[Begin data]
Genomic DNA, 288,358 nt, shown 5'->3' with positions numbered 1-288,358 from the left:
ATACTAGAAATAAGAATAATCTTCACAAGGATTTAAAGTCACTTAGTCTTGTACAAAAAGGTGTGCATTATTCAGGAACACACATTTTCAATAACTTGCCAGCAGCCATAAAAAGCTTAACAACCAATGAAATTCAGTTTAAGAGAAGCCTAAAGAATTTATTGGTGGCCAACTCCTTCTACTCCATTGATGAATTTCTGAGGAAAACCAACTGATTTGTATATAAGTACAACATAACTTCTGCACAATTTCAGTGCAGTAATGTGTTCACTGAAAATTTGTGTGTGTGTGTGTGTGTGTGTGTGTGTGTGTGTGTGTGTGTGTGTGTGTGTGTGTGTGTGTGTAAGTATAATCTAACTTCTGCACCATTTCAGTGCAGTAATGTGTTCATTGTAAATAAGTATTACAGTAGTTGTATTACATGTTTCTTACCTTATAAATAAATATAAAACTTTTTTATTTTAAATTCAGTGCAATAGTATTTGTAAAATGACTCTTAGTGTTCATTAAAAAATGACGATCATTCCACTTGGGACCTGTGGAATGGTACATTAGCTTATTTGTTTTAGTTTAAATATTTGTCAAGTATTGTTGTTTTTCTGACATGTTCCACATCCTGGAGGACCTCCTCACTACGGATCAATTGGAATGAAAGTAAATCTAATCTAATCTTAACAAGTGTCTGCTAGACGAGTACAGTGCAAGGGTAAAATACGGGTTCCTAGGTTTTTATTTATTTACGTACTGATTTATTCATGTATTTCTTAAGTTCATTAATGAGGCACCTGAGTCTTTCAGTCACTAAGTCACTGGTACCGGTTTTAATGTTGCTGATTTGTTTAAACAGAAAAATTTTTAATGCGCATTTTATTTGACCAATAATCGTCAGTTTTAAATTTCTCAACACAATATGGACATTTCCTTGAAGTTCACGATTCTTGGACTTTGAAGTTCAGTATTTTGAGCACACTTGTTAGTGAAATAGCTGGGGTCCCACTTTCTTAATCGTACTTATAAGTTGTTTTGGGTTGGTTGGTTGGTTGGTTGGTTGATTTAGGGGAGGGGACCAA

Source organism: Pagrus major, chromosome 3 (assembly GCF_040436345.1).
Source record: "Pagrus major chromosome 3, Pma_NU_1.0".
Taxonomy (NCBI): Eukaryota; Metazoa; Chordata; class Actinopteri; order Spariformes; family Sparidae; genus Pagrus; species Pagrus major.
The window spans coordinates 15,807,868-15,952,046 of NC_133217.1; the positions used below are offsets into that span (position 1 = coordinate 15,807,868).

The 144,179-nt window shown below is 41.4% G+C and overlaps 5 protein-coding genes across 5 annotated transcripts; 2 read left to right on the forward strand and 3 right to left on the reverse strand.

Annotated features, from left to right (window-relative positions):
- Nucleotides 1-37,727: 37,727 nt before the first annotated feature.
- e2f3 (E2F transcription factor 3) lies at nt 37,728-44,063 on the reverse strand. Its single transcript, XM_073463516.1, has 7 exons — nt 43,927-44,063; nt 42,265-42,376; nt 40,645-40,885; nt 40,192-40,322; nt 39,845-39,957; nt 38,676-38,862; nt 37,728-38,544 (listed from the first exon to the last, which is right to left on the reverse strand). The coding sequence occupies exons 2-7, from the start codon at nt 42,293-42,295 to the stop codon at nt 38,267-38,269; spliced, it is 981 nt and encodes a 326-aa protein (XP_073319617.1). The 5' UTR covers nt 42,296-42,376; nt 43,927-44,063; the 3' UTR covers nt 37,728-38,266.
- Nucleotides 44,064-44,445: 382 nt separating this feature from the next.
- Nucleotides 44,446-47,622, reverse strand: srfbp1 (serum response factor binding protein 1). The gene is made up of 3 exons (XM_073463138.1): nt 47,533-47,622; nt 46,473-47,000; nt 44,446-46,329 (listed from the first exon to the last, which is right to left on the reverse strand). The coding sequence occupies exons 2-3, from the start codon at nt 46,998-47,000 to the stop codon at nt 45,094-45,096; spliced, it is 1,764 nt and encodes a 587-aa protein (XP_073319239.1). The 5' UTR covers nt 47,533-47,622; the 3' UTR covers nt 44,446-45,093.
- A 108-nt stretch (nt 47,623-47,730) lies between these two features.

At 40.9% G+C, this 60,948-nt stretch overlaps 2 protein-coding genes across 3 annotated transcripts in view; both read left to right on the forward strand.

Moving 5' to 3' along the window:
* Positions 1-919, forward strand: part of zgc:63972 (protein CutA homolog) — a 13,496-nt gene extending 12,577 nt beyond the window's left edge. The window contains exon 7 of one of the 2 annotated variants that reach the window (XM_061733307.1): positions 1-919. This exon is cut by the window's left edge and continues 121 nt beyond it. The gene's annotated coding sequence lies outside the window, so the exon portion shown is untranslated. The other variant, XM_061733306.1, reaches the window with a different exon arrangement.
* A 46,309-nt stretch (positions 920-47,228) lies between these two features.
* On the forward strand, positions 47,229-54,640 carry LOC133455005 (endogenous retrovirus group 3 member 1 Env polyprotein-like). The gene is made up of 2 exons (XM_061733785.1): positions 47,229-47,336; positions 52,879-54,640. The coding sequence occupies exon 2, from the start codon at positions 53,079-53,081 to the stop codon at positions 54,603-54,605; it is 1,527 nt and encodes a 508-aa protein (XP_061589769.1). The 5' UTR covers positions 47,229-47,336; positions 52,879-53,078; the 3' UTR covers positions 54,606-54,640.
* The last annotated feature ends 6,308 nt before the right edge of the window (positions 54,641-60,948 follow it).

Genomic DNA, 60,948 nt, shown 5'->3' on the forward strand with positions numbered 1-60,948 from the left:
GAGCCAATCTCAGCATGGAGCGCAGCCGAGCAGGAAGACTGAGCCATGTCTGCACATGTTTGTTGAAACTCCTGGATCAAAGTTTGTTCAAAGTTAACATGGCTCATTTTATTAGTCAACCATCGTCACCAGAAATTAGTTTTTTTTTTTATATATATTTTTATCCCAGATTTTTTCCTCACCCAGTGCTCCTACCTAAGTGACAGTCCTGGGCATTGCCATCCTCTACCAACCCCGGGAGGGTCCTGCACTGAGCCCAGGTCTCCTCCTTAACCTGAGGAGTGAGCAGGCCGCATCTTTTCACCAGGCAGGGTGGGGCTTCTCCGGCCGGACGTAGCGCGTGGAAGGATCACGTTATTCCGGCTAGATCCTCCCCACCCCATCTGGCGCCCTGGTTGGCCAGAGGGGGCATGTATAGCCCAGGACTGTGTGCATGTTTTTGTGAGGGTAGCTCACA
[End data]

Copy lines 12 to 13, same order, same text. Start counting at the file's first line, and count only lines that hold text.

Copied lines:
- Nucleotides 44,446-47,622, reverse strand: srfbp1 (serum response factor binding protein 1). The gene is made up of 3 exons (XM_073463138.1): nt 47,533-47,622; nt 46,473-47,000; nt 44,446-46,329 (listed from the first exon to the last, which is right to left on the reverse strand). The coding sequence occupies exons 2-3, from the start codon at nt 46,998-47,000 to the stop codon at nt 45,094-45,096; spliced, it is 1,764 nt and encodes a 587-aa protein (XP_073319239.1). The 5' UTR covers nt 47,533-47,622; the 3' UTR covers nt 44,446-45,093.
- A 108-nt stretch (nt 47,623-47,730) lies between these two features.